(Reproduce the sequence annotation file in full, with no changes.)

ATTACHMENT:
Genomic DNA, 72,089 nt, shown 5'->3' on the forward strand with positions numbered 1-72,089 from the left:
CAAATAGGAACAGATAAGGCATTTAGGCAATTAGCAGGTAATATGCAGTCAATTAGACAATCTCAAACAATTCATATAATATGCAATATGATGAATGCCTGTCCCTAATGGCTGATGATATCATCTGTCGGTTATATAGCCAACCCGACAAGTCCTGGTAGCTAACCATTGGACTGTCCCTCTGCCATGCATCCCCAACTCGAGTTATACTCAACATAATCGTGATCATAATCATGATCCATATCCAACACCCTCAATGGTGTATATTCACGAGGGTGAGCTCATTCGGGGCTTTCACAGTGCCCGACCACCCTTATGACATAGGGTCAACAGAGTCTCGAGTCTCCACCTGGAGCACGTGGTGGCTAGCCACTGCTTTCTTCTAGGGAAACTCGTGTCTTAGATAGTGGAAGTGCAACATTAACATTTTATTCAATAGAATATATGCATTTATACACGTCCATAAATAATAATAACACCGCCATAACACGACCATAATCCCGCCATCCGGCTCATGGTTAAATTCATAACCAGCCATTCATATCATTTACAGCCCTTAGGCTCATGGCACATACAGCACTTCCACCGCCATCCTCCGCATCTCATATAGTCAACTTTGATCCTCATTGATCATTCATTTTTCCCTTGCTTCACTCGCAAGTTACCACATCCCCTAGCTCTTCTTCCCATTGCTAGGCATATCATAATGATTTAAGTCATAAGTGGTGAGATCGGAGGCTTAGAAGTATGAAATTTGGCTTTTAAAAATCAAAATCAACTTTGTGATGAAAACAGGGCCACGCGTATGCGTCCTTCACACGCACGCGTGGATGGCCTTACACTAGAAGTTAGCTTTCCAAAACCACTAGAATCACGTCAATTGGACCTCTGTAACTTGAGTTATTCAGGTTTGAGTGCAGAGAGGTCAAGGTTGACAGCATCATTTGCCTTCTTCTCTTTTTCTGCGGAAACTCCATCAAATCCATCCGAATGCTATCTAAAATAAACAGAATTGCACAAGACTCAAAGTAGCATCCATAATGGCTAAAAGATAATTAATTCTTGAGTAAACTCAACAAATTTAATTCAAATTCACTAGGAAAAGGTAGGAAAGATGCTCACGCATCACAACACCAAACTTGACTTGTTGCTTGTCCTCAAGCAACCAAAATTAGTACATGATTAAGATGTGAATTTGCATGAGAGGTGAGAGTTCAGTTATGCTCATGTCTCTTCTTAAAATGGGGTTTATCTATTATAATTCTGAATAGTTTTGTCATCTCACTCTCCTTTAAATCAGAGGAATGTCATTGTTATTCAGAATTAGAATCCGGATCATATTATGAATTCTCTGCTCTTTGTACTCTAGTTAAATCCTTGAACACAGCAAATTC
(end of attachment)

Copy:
Genomic DNA, 72,089 nt, shown 5'->3' on the forward strand with positions numbered 1-72,089 from the left:
CAAATAGGAACAGATAAGGCATTTAGGCAATTAGCAGGTAATATGCAGTCAATTAGACAATCTCAAACAATTCATATAATATGCAATATGATGAATGCCTGTCCCTAATGGCTGATGATATCATCTGTCGGTTATATAGCCAACCCGACAAGTCCTGGTAGCTAACCATTGGACTGTCCCTCTGCCATGCATCCCCAACTCGAGTTATACTCAACATAATCGTGATCATAATCATGATCCATATCCAACACCCTCAATGGTGTATATTCACGAGGGTGAGCTCATTCGGGGCTTTCACAGTGCCCGACCACCCTTATGACATAGGGTCAACAGAGTCTCGAGTCTCCACCTGGAGCACGTGGTGGCTAGCCACTGCTTTCTTCTAGGGAAACTCGTGTCTTAGATAGTGGAAGTGCAACATTAACATTTTATTCAATAGAATATATGCATTTATACACGTCCATAAATAATAATAACACCGCCATAACACGACCATAATCCCGCCATCCGGCTCATGGTTAAATTCATAACCAGCCATTCATATCATTTACAGCCCTTAGGCTCATGGCACATACAGCACTTCCACCGCCATCCTCCGCATCTCATATAGTCAACTTTGATCCTCATTGATCATTCATTTTTCCCTTGCTTCACTCGCAAGTTACCACATCCCCTAGCTCTTCTTCCCATTGCTAGGCATATCATAATGATTTAAGTCATAAGTGGTGAGATCGGAGGCTTAGAAGTATGAAATTTGGCTTTTAAAAATCAAAATCAACTTTGTGATGAAAACAGGGCCACGCGTATGCGTCCTTCACACGCACGCGTGGATGGCCTTACACTAGAAGTTAGCTTTCCAAAACCACTAGAATCACGTCAATTGGACCTCTGTAACTTGAGTTATTCAGGTTTGAGTGCAGAGAGGTCAAGGTTGACAGCATCATTTGCCTTCTTCTCTTTTTCTGCGGAAACTCCATCAAATCCATCCGAATGCTATCTAAAATAAACAGAATTGCACAAGACTCAAAGTAGCATCCATAATGGCTAAAAGATAATTAATTCTTGAGTAAACTCAACAAATTTAATTCAAATTCACTAGGAAAAGGTAGGAAAGATGCTCACGCATCACAACACCAAACTTGACTTGTTGCTTGTCCTCAAGCAACCAAAATTAGTACATGATTAAGATGTGAATTTGCATGAGAGGTGAGAGTTCAGTTATGCTCATGTCTCTTCTTAAAATGGGGTTTATCTATTATAATTCTGAATAGTTTTGTCATCTCACTCTCCTTTAAATCAGAGGAATGTCATTGTTATTCAGAATTAGAATCCGGATCATATTATGAATTCTCTGCTCTTTGTACTCTAGTTAAATCCTTGAACACAGCAAATTC